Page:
Eliminating modern slavery from supply chains
The abolition of slavery in the 19thcentury did not put an end to human exploitation. Today, the International Labour Organization estimates 40.3 million people are still enslaved. A crucial part of tackling this problem is eradicating it from supply chains. Tragically, our globalised world means that consumers on one side of the world may be unwittingly fuelling enslavement on the other.
To help corporations eliminate such abuse from their operations, EJF has partnered with the 4thModern Slavery & Human Rights in Supply Chain Conference, which gathers together a wide array of international companies – representing industries from textiles and cosmetics to food and pharmaceuticals – to discuss and exchange best practices.
EJF has long worked to shine a spotlight on the global problem of slavery at sea. Through the very nature of their work, fishers are especially vulnerable to forced labour, operating as they do in isolated and hazardous conditions far from the gaze of responsible authorities.
On top of this, with fish stocks near-exhausted and global demand at an all-time high, vessels are now going further afield, often fishing illegally and staying longer at sea, to bring back ever-diminishing catches. The subsequent rise in fishing costs and loss of profits have left workers particularly at risk of trafficking, slave labour and abuse aboard fishing vessels, as unscrupulous companies attempt to keep costs low.
Thailand is the world’s third largest exporter of seafood, employing more than 800,000 people in the sector. And yet EJF’s film on Thailand’s seafood slaves revealed that living conditions aboard the fishing boats are abysmal. Malnourishment and serious injuries are routine; fishers have reported being force-fed amphetamines to work twenty-hours shifts for days at a time; executions and murder are carried out openly to suppress dissent and cultivate fear.
“If we hadn’t caught any fish when the nets were pulled up, we were not given any food… If there was a chance before pulling the nets, we might get 15 or 30 minutes rest”, said Aung Kyi, an escaped victim of trafficking interviewed by EJF.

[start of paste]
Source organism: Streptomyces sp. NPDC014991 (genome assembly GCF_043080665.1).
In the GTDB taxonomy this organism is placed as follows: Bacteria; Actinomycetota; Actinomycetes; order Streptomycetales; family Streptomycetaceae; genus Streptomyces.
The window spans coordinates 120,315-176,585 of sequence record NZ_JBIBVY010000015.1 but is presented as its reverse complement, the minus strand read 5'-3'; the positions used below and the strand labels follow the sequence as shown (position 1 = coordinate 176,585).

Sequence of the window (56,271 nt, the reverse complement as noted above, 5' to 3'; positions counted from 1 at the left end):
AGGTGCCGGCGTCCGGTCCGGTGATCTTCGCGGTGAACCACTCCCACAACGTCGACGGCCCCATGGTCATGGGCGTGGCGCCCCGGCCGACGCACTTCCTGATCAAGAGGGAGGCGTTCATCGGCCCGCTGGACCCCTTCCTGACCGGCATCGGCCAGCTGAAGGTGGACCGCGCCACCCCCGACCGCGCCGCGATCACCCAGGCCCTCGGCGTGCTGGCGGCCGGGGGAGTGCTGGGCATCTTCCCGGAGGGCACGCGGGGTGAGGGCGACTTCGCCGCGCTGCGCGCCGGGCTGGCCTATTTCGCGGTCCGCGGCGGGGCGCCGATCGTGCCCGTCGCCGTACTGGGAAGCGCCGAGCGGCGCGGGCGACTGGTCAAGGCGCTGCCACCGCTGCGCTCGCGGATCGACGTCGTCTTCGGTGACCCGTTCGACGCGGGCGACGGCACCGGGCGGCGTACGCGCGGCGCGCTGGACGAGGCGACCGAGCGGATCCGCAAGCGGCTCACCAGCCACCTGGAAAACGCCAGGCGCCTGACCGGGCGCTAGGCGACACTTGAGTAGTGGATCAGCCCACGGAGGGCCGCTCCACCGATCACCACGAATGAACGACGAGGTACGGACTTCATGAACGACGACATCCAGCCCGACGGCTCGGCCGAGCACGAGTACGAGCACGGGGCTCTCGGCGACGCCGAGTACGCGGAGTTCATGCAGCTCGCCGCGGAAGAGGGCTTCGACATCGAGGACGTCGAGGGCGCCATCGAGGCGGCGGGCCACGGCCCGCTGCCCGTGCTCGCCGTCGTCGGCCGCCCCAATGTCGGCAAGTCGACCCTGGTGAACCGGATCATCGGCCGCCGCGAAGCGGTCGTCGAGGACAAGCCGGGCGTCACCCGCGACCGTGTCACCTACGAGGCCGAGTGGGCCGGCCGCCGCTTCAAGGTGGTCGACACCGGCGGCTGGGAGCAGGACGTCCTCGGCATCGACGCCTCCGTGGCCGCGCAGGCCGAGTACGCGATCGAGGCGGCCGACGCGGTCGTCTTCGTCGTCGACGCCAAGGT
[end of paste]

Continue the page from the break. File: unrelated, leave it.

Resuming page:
Another fisher told EJF: “They would torture and murder the fishers then throw them into the sea. They abused the crew in many ways - beating, hitting and killing out on the ocean. I witnessed murder with my own eyes.”
EJF found similar stories in Taiwan when we interviewed fishermen that were victims of trafficking, forced and bonded labour.
Overfishing, pirate fishing and modern slavery are part of a vicious circle. Ending the circle requires coordinated action from governments, industries, supermarkets and consumers to address these problems as one interconnected issue.
The conference next month will be an important step among the many we must take to eradicate this horrific abuse. Delegates will cover issues such as ethical recruitment, transparency and disclosure, and company culture change. It is initiatives like this that will set the basis for developing the guidelines and agreements needed to end modern slavery.
EJF Executive Director Steve Trent said: “We need to ensure that supply chains are free from human rights abuse, and that the seafood we consume comes from well-managed, sustainable fisheries. Until then, vulnerable people around the world will continue to suffer, and marine habitats will be destroyed.”
4th Modern Slavery & Human Rights in Supply Chain Conference: